Sunday, 1 March 2020

Celebrating Roman West Cumbria: 30th Anniversary Conference

The recent excavations in Ravenglass and Muncaster Castle will be represented at the Celebrating Roman West Cumbria conference at Senhouse Museum.  Here are details:

Friday 24th - Saturday 25th April 

Celebrating Roman West Cumbria: 30th Anniversary Conference

Tickets available from the Museum: £30

Telephone 01900 816168
Venue: The Settlement, High Street, Maryport

2020 is the 30th anniversary of the Senhouse Roman Museum opening to the public. A number of events and exhibitions are planned throughout the year to celebrate the Museum's continuing success and looking forward to the future. The conference is part of that celebration.
The conference theme 'Celebrating Roman West Cumbria' brings together the research excavations from recent years covering the area from Ravenglass to Beckfoot. Speakers include:

Professor Dr. Sebastian Sommer: Maryport and the Wall - Keyholes towards the Frontiers of the Roman Empire World Heritage Site,

John Zant (Oxford Archaeology North): The Maryport settlement excavations,

Professor Ian Haynes and Tony Wilmott (Newcastle University and Historic England): The Maryport altars and temples project 2011-15,

Lindsay Allason-Jones (Newcastle University): New light on old Stones,

Chris Howard-Davis and Rachel Newman (Oxford Archaeology North): An evaluation excavation at Beckfoot,

Kurt Hunter-Mann: Romans in Ravenglass: Archaeological investigations at Ravenglass and Muncaster Castle,

Dr. Pete Wilson (Chair, Senhouse Museum Trust): Looking to the West? - Roman military deployment in West Cumbria,

Professor David Breeze (Patron, Senhouse Museum Trust)
The conference will include an opportunity to tour the site of the Roman fort at Maryport and the Senhouse Roman Museum.

For further information (timings, etc) go to: http://www.senhousemuseum.co.uk/files/4715/8029/5183/SRM_30th_anniversary_conference.pdf

Saturday, 9 November 2019

Ravenglass 2019 - the conclusion

 Digging Trench 4 on the cliff edge!

That was a good week! The weather was mostly kind to us - handy as we were digging in such an exposed position facing the Irish Sea. 



  
Another cobble surface!

 In 2017, test pits east of the Barrow to Carlisle railway unearthed Roman occupation continuing at least 250m north of the fort. This year, this activity was found to cover the entire area west of the railway line, increasing the area of the vicus by another 2 hectares. Cobble surfaces, drains and gulleys suggest domestic and industrial activity, similar to that found north and east of the fort in recent years. Further questions, such as the date of this activity, will require more extensive excavation.


              Tea break (left to right) Brian, Leo, Len, Alan, Stephe, Bryan, Zoe and Debbie

Thanks so much to the professional archaeologists who gave their time for free: Bryan, Debbie and Zoe. Also to the locals who helped: Brian, Leo, Len, Alan, Stephe, Nick and Craig.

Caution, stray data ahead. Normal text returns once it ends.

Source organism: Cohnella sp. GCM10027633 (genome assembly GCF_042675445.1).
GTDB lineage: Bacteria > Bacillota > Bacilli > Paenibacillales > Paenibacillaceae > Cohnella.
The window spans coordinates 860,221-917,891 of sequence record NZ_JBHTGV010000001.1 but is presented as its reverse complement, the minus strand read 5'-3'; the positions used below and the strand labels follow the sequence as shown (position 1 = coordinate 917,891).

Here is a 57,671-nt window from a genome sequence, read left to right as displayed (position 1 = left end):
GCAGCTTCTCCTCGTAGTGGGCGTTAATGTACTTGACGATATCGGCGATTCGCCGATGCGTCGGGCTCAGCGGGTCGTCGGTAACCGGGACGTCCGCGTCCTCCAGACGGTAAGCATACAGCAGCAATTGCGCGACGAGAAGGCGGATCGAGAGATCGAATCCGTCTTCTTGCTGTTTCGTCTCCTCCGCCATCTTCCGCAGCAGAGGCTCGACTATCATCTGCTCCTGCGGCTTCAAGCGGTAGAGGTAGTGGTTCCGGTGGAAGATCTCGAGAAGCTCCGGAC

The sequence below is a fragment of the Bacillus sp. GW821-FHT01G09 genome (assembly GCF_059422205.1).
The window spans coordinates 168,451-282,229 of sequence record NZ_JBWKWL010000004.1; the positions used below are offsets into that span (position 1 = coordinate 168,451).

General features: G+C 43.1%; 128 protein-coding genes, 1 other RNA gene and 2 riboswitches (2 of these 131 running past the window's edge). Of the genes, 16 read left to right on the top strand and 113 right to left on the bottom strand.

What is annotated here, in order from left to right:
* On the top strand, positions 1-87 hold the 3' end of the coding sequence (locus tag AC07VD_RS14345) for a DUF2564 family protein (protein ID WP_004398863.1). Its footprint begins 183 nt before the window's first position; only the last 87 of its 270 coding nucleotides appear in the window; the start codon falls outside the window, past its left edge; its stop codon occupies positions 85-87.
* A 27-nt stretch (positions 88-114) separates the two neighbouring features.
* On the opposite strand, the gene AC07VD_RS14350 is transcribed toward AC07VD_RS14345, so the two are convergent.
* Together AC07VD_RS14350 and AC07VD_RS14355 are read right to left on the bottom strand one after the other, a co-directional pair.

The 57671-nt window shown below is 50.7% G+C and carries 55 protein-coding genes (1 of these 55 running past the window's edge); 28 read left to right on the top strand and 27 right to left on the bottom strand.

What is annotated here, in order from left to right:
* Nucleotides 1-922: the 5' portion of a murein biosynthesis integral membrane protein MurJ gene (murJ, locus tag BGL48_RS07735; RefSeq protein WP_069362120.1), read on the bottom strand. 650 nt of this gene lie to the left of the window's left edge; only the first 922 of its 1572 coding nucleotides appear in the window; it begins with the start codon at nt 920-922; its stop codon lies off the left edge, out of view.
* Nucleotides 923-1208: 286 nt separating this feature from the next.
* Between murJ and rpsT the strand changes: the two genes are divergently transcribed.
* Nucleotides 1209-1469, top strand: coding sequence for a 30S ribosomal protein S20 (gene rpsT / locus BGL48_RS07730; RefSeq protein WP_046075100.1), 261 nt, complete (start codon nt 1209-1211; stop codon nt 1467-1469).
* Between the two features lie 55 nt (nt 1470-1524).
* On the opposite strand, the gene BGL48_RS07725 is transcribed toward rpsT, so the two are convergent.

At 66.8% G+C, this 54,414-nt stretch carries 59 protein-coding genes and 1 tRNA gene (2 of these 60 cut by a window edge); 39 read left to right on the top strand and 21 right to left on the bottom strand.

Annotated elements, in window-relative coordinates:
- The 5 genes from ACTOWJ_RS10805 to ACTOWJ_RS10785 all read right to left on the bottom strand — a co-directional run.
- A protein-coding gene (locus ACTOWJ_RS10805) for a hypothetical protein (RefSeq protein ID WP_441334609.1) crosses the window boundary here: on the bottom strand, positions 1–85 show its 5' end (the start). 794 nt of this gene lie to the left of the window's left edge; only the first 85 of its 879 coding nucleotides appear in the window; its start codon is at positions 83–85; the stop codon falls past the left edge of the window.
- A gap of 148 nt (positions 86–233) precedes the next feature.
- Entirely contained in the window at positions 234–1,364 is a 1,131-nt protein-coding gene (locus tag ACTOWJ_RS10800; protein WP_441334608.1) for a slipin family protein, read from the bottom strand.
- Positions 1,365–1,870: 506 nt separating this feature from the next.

Tuesday, 17 September 2019

Day three on the Boat House Field


The view when the diggers had a teabreak

By Day 3, four trenches have been opened up. Three show signs of Roman occupation, the fourth was dug in an ancient watercourse that flooded overnight! Cobble surfaces and burnt clay are typical of the industrial activity that has been found in the vicus in previous years.


 Cobbled surface

 Stone lined drain

Kurt will shortly be writing a blog summing up of what was found!


Wednesday, 11 September 2019

A new season - in the Boat House Field




 Opening up Trench 1, with the River Esk (right) and the platform of the Roman fort (right background).  volunteers Alan and Len (unfortunately with backs to camera) are in the foreground.

This year, after being up at Muncaster Castle, the team is back closer to the fort. With a team coming from York, there are also two diggers from Lancaster, as well as local volunteers.

The first trenches have been opened on the Boat House Field. Trench 1 was intended to find a ditch under the topsoil, but the topsoil was surprisingly thick, so we have decided to excavate both ends of the trench to find at what depth the Roman levels (if any) lie. Other, smaller test pits are being opened up to identify the extent of Romal deposits across the field.
 

Thursday, 21 March 2019

3D model of Ravenglass ...!




This was brought to my attention by Roman crime author Ruth Downie.  Have a play with Nick Mason's 3D model of part of the bathouse - there's no need to install any specialised software:

Roman Bath House, Ravenglass, Cumbria

Sunday, 17 February 2019

Romans in Ravenglass exhibition launched!

The Romans in Ravenglass exhibition was launched at the Ravenglass Railway Museum on Friday 17th February! Lots of people were invited, including the main sponsors, the LLW Repository. Unfortunately, the author of the panels, Kurt, was unable to attend but hopes to see the exhibition later in the year.

Meanwhile, Brian & Leo got a starring role on the Ravenglass & Eskdale Railway Co Ltd Facebook page.  Here they are installing the exhibition panels:


Catch the exhibition from now until June 2019.

Sunday, 10 February 2019

Hadrian's Wall Operations Manual by Simon Forty

This book not only covers the usual wall section, but also the rest of the area. Maryport gets a mention. And so does Ravenglass!  It's on page 164, under the section covering Civilians and the Wall, and concerns the excavation of the vicus undertaken in 2013-2014. The author has obviously read the publication (large file which may take several minutes to download) which was written by Kurt Hunter-Mann and produced by ArcHeritage.